"The Dáil last night agreed the second stage of emergency legislation to guarantee and underwrite the banking system, after 100 minutes of debate. The committee and report stages, where the details of the legislation will be debated, will be taken today [Wednesday]".

On how this may link in with initiatives at other EU countries:

Finance Minister: "“We are satisfied that we are in accordance with our obligations to the European Union. Of course, complaints may be made to the Commission [but] we have been advised by the Attorney General that we are acting in accordance with those obligations”.

"Today's talks in Paris between the Taoiseach and French president Nicolas Sarkozy will be dominated by the global financial crisis, and, in particular, the Irish Government's bank guarantee. Last night, the president's spokesman said Mr Sarkozy "has followed and discussed" with Mr Cowen the Government's move. A similar guarantee will be offered by the French government, with measures announced at the end of the week, the spokesman said."

"The European Commission has said it will investigate whether the Government bank guarantee breaches EU law, but it has also signalled that it would continue to adopt a flexible approach to implementing EU state aid rules."

"Tuesday’s guarantee offered by the Irish government to its six national banks to safeguard €400bn ($563bn) of deposits and bank debt is causing ructions in Brussels, where there is concern the Irish move shatters any hope of pan-European regulatory response to the turmoil."

On the Bill's potential impact on markets and the economy:

"The initial signs are encouraging: bank shares are recovering, but more significantly the Irish banks are gaining access to credit lines which had dried up as their international peers began to seriously doubt their ability to meet commitments. Equally encouraging is that Ireland has retained its AAA credit rating - the highest possible - despite effectively underwriting its banks.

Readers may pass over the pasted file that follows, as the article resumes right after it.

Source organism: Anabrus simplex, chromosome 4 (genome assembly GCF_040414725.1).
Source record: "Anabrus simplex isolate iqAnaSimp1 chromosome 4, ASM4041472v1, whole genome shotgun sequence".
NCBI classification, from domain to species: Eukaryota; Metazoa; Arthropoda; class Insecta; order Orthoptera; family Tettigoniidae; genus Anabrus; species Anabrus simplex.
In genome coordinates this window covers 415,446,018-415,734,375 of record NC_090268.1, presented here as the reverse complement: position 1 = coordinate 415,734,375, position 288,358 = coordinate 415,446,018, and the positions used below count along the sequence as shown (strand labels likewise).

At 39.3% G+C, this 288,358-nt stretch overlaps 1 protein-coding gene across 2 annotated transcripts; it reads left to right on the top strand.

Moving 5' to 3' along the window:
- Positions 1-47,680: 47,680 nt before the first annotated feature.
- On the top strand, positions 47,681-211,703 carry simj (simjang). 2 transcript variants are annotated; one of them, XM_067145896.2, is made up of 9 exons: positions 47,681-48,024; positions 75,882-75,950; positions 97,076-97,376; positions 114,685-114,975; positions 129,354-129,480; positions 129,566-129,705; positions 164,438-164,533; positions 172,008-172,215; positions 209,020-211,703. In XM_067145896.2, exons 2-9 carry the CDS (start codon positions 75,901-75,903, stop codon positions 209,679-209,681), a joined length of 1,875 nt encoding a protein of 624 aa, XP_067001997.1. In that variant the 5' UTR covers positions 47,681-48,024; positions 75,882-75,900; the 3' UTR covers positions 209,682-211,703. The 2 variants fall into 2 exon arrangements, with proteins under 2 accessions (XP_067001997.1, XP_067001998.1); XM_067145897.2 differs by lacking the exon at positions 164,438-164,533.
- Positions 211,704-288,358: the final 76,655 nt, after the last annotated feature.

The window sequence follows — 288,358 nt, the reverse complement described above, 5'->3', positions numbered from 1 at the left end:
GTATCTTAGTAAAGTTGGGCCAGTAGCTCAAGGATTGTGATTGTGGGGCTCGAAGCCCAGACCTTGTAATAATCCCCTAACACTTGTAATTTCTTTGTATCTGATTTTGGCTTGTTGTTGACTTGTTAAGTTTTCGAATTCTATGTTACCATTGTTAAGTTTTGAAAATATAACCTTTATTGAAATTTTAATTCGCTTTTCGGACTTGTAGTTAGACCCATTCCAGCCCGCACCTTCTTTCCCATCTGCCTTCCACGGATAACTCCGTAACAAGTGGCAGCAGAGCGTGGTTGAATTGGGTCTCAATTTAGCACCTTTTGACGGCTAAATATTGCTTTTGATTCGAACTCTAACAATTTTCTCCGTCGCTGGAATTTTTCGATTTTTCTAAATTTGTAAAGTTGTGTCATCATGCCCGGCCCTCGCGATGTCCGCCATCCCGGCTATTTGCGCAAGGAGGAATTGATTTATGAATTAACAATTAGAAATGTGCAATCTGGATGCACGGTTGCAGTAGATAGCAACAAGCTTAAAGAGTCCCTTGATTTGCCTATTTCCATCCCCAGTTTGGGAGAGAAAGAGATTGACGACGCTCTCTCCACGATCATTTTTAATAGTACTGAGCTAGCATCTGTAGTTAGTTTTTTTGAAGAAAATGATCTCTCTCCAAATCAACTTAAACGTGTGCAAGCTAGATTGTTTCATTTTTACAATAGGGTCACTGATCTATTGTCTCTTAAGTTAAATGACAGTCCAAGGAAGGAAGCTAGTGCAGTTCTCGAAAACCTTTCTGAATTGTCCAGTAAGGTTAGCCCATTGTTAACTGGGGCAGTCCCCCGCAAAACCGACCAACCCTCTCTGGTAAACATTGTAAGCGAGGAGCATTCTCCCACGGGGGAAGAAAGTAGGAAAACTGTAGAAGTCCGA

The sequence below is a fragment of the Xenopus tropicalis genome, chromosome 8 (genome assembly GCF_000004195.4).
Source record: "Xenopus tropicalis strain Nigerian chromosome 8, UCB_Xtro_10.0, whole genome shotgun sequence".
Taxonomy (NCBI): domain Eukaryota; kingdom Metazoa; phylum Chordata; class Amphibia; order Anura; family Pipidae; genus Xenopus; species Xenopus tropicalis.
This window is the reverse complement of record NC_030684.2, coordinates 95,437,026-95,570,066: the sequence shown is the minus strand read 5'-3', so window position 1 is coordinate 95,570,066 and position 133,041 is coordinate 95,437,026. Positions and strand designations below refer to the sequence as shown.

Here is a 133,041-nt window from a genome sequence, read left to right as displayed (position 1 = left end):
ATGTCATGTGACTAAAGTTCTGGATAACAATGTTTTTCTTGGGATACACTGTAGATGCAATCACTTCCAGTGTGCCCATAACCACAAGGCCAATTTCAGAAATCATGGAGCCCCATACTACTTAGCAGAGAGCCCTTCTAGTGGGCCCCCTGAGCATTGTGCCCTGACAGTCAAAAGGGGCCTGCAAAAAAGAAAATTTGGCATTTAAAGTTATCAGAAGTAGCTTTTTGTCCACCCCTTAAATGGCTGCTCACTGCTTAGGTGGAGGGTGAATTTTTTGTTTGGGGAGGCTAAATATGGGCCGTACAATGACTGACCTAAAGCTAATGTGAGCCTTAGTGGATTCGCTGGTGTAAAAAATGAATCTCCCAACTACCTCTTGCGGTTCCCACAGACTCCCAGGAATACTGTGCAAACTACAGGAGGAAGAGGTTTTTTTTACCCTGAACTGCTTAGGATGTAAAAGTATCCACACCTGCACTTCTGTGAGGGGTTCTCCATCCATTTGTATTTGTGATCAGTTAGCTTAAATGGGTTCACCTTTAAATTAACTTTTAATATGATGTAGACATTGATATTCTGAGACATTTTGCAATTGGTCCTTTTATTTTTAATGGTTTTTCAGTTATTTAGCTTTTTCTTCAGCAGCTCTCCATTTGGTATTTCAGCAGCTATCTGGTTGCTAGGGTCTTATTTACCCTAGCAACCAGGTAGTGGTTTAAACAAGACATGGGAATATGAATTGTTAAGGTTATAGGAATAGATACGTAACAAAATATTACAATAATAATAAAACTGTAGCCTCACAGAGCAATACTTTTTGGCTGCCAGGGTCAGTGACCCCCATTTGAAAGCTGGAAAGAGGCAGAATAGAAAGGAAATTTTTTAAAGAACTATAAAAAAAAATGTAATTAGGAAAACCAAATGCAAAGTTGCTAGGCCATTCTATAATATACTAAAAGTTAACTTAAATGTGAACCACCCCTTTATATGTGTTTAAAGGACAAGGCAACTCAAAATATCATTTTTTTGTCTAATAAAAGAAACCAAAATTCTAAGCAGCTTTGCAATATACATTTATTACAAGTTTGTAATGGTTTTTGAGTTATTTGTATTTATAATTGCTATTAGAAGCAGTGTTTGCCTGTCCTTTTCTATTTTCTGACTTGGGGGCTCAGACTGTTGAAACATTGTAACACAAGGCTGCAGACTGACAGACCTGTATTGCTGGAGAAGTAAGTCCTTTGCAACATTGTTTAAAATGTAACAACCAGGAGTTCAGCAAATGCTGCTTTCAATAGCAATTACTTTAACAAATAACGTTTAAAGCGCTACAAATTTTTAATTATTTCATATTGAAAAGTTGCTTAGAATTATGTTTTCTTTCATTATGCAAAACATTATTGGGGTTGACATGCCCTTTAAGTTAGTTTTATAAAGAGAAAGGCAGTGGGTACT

This in part reflects the sophistication of the guarantee package which - if the Government is lucky - may never be called upon and thus cost tax payers next to nothing. In the event that guarantees are called upon, the State will take stakes in the banks.

Any optimism, however, must be tempered by the reality that global credit markets are in crisis, the Irish economy is in recession and the banks are all overexposed to the property market. The Irish banking sector faces into a very tough couple of years as these problems are worked through the system."

"Bank shares were all up on Tuesday, signalling the market’s approval of the scheme. Spreads on Irish banks’ credit default swaps – seen as an imperfect proxy for the level of stress – also narrowed sharply."

"Sebastian Orsi, banks analyst with Merrion stockbrokers, said the scheme “could mean that Irish banks see inflows of funds if they are viewed as a safe haven”.

"Interest rates on Irish Government debt may increase to reflect the greater risk that now faces the State finances. These rates will probably move higher over coming months if conditions at one or more of the covered financial institutions deteriorate. These higher interest payments will mean fewer funds available to the Government to spend on health, education, and other items."

"In addition, Irish financial institutions will now face lower borrowing costs than would otherwise have been the case, owing to the fact that their debts are State-backed. These financial benefits should be passed on to the State in the form of a charge."

"Christopher Wheeler at NCB brokers said: “The government’s action is very helpful in the short term in providing relief for the Irish financial system. However, longer-term questions still remain over the quality of the banks’ loan books.”

"Ireland's Housing Market: Bubble Trouble [a new European Commission staff report]says house prices rose by a cumulative 300 per cent in real terms between 1992 and 2006. The unprecedented boom in prices was fuelled by particularly strong housing demand caused by a relatively young and growing population, rapid growth in disposable income and low - at times negligible - interest rates.

It says the tax structure in the Republic played a role in fuelling the housing bubble by creating favourable tax treatment of residential property and house purchases for investment purposes: